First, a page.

OUR VIEW: Do not drink and drive this New Year’s Eve

Published 9:30 am Friday, December 30, 2022

President Joe Biden signed a proclamation naming the month of December National Drunk and Drugged Driving Prevention Month. 

A White House statement in late November said the following:  “Over 10,000 American lives are lost to drunk and drug-impaired driving each year, accounting for nearly a third of all traffic deaths.  In 2019, some 11 percent of Americans drove under the influence, including a staggering 19.6 percent of people aged 21-25 — and that number has only grown since the COVID-19 pandemic began.”

You’ve heard it before: in driver’s ed, from law enforcement, on billboards and in commercials. But it never stops being important. Don’t drive a vehicle if you’ve been drinking or taking drugs.

We know that New Year’s Eve is a big day for drinking. Many will count down the end of 2022 in bars and then will need to find a way home. 

Do not drink and drive. Find a ride. Make a plan beforehand. Have a designated driver.

Or, before you get to the point of being drunk, moderate your intake. Don’t drink on an empty stomach, drink water alongside your alcohol and skip the liquor and spirits for something less strong. Limit yourself to a drink or two and give yourself a few hours to sober up.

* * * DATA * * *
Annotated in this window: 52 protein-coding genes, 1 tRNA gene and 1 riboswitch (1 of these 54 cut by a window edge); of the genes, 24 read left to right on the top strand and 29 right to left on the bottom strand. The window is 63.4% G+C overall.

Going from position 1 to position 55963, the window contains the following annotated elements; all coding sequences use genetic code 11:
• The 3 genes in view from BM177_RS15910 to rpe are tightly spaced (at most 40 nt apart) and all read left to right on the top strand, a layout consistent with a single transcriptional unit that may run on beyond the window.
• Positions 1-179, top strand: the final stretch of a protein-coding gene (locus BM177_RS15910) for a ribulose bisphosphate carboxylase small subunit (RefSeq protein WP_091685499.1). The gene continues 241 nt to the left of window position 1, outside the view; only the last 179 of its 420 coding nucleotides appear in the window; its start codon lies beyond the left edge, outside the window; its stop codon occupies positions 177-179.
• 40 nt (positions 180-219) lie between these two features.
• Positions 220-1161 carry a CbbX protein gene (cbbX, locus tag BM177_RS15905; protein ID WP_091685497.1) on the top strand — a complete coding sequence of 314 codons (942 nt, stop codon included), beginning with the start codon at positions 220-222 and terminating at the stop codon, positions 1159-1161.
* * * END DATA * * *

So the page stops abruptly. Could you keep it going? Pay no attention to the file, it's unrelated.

When you drive to and from work, the store and school on a daily basis, it’s easy to forget how dangerous driving is. Driving a car that weighs thousands of pounds at high speed becomes routine. But it’s important to remember the risks, especially when you’re impaired.

Holidays are particularly dangerous, with more people traveling and celebrating with alcohol. Stay off the road altogether if you can.

Remember that driving distracted or when sleep-deprived is also dangerous.

Many of us have been in situations where we realized nobody in our group should be driving. When that happens, consider alternatives. Taking a risk could result in injury, death, losing your job and going to prison.